Plant trees now and get them off to a good start
By LEE REICH
For The Associated Press
As the poet Joyce Kilmer wrote, “only God can make a tree.” (“Probably because it’s so hard to figure out how to get the bark on,” added Woody Allen.) But for good growth once a tree is made, it is for us mortals to step in and plant correctly.
Fall is the best time of year to plant most trees. The ground is soft and moist, perfect for digging. Nurseries have freshly dug trees. And roots have time to establish themselves before stems begin growing next spring.
KINDS OF NURSERY STOCK
Nurseries offer trees three ways:
• “Bare root” trees are dug from fields as soon as their leaves drop, then the roots are packed in wet sawdust or other moist material. Transplant shock is minimized if the tree is small, spends minimum time out of the ground, and – of course – is planted correctly. These are the least expensive kinds of nursery trees, and, because they are easily shipped, are available in greatest variety.
• A nursery may dig a tree while keeping the roots happily entombed in a ball of soil, swaddling that root ball in burlap, giving this type of nursery tree the name “balled and burlapped” or, simply, “B&B.” B&B trees are more expensive than bare root trees, less easily transported and, under ideal conditions, suffer less shock in transplanting.
• The third kind of nursery tree has spent its life growing in a pot. “Potted” trees suffer the least root disturbance and can be planted any time of year. Because they are more easily shipped than B&B trees, potted trees are available in greater variety.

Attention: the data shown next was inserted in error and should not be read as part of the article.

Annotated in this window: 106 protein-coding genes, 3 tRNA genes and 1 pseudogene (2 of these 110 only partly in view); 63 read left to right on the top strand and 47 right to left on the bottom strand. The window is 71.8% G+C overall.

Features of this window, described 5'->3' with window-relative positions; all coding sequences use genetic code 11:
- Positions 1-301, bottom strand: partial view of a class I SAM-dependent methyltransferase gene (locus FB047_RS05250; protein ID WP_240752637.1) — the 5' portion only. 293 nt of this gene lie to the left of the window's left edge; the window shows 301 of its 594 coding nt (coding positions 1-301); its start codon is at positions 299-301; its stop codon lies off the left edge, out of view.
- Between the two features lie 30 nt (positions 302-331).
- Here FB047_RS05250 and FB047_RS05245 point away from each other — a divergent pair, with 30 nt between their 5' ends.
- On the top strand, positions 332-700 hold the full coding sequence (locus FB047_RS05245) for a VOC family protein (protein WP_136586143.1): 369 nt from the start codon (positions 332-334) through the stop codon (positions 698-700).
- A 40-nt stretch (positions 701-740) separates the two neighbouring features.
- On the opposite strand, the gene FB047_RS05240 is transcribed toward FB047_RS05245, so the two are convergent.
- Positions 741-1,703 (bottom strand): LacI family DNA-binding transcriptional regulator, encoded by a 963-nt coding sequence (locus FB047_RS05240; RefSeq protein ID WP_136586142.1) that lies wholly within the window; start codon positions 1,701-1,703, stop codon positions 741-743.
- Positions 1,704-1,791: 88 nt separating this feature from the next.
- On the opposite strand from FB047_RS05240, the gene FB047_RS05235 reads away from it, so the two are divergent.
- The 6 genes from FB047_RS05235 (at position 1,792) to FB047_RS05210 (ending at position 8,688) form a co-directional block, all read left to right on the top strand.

HOW TO DIG A HOLE
No need to break your back digging holes for new trees. Once you have selected a tree and a site, use a lawn edger or shovel to cut into the grass the circumference of a circle twice as wide as the spread of the roots. Then use the shovel to strip off the top inch or two of sod inside the circle.
In the circle’s center, dig a hole slightly wider than the spread of the roots. Dig only deep enough so that after planting the tree will be almost as deep in the ground as it was in the nursery. You can tell how deep a bare root tree stood in the nursery by the soil line on the trunk.
Rough up the soil at the bottom and sides of the hole, and, for a bare root tree, use some of the soil that you excavated to build up a cone-shaped mound on which to bed the roots.
Take a last look at the roots before you lower your tree into its hole. Cut back any diseased or broken roots to healthy tissue. Slide a potted tree out of its pot, unravel any large roots circling the root ball, then tease smaller roots from the outside of the root ball with a pointed stick.
Lower your tree into the planting hole, tucking soil underneath the roots or scraping it away, as needed, until the tree is at the correct depth. If the tree is B&B, cut and remove any rope or wire, then peel back the burlap and ease it out of the hole without disturbing the root ball.
Shovel soil back in among the roots, crumbling it, prodding it with a stick, and pressing it with your heel so that no gaping voids remain. Then cover the bare ground with a 3-inch depth of wood chip or straw mulch, almost to the trunk. Finally, give your tree a thorough but gentle soaking, applying at least 1 gallon of water for every square foot spread of the roots.
DON’T IGNORE YOUR NEW TREE
Water it regularly, as long as leaves persist or the soil isn’t frozen. And during your new tree’s first season of growth, lavish it with a thorough soaking once a week, except after heavy rains. As a rule of thumb, each week give the tree 1 gallon of water per square foot area of the planting hole. This computes to about 3 gallons per week for a tree planted in a hole 2 feet across.